Wednesday, 9 December 2020
Questions without Notice
My question is to the Minister representing the Prime Minister, Senator Birmingham. Can the minister confirm that, under Mr Morrison's industrial relations changes, employers will be able to cut the wages and conditions of their employees?
In the terms in which Senator Watt comes in and presents that, I certainly cannot confirm that's the case. What I can confirm is, very much, that the reforms we're putting in place are about getting more Australians back into work, building on the strong jobs growth that we have had in recent months and ensuring that continues into the future. In getting more Australians back into work, the different pillars of our COVID economic recovery are built upon ensuring that we have the strongest possible economy. We have that economy through the budget incentives to drive further investment; through the support for Australian households and families by bringing forward the tax cuts that will benefit those families and put more money back into their pockets to invest as they see fit; and through the types of measures in skills reform in the JobMaker program that we have made sure we are outlining and implementing to give every possible incentive for people to be work ready and for employers to particularly invest in employing young Australians. We build upon those reforms by ensuring that we have industrial relations and workplace relations systems that offer the capacity for employers to employ with confidence, that offer greater certainty for employees—for example, casual employees in terms of their rights and their opportunities to convert into permanency of employment—that, indeed, maintain the better-off-overall test under a framework where changes require the approval of a majority of employees and changes require the approval of the independent umpire. We have these frameworks in place and the scare campaign those opposite are seeking to start is just a sign of their desperation and desire to pursue conflict— (Time expired)
I have a very specific question to the minister: will it be possible for every worker at a workplace to be worse off because of Mr Morrison's industrial relations changes?
Mr President, you'll note that that was a very specific question and it was about whether every worker at a workplace will be worse off. It was not about workers generally and not about anything else. It was about workers at a specific work place.
Thank you, Senator Watt. I've allowed you to restate the question. Again, I come to the test of direct relevance, which is a narrower one than broad relevance that was in place until several years ago. In my view, to be directly relevant to such a specific question, the answer must refer to this particular aspect of the package of legislation. That shouldn't be taken as instructing a minister to answer in the terms that the opposition seeks, but I do think that a specific question of this nature requires an answer about this aspect of the policy in question. But, again, I say that doesn't have to accept the nature or the terms in which the question's asked.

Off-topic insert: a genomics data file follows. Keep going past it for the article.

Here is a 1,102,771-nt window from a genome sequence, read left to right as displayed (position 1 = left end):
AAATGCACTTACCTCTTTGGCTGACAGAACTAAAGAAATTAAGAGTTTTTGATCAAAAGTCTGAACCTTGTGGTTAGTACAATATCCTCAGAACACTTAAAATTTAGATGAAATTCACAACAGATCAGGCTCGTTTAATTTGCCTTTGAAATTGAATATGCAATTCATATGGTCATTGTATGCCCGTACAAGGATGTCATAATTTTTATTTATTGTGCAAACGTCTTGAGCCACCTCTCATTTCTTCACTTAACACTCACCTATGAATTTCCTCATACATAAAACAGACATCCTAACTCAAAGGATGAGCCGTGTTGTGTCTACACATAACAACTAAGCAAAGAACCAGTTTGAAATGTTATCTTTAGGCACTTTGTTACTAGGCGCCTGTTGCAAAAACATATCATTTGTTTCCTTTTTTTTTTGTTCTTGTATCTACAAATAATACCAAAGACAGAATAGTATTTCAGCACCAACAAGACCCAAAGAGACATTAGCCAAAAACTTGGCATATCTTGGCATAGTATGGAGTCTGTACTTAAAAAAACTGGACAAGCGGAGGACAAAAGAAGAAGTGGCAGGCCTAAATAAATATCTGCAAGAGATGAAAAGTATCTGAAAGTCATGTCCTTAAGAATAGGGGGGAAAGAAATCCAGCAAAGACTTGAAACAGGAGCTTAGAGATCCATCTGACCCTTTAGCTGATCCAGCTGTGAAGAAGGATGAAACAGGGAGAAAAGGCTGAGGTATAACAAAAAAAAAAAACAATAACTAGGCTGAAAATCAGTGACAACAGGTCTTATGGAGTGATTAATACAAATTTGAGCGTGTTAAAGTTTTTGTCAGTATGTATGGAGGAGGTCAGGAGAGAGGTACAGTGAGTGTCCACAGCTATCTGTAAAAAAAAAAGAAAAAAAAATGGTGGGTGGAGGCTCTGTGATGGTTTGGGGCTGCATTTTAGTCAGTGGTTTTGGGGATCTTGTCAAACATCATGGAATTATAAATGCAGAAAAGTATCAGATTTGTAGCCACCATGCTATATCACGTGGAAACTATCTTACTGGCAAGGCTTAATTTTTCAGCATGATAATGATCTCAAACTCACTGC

As I said in relation to the primary question and in relation to earlier questions on this matter today, the better-off-overall test remains under the reforms that our government is proposing. Under that test the majority of employees needs to endorse a change—the majority of employees. So when the senator comes in here and asks a question about what happens to every employee, the test remains that the majority of employees needs to agree to the changes. It can't be any clearer than that for the senator. But that's not the only safeguard, because the independent Fair Work Commission needs to agree as well.
I know the senator doesn't want to answer this, but I ask again: can he give a guarantee that under Mr Morrison's industrial relations changes no worker will be worse off?
We do keep coming back to the same desire of the opposition to narrow a complex area of reform. Our intention is to make sure that Australian workers are better off—all Australian workers are better off—by virtue of there being more jobs for Australian workers. The more jobs there are for Australian workers, the more confidence every Australian worker should have—
Senator Watt, I think, with respect, when the minister is talking about—while I hasten not to get into the language of it—the BOOT test and aspects like that, I do think that is directly relevant because that addresses the specific question, but not in the terms you seek. You can debate that afterwards. I think the minister, on this question and the previous one, when I mentioned that, did turn to that specific nature and was directly relevant.
The fact is that every Australian is better off when we have a stronger economy. Every Australian is better off when we have more jobs being created. Every Australian will have more job security when there are more job opportunities across the Australian economy. Every Australian will be better off in terms of the services that can be provided, in terms of the potential for wages growth, when we have the highest possible rates of employment in this country. That's what we are seeking to do right across our whole economic performance.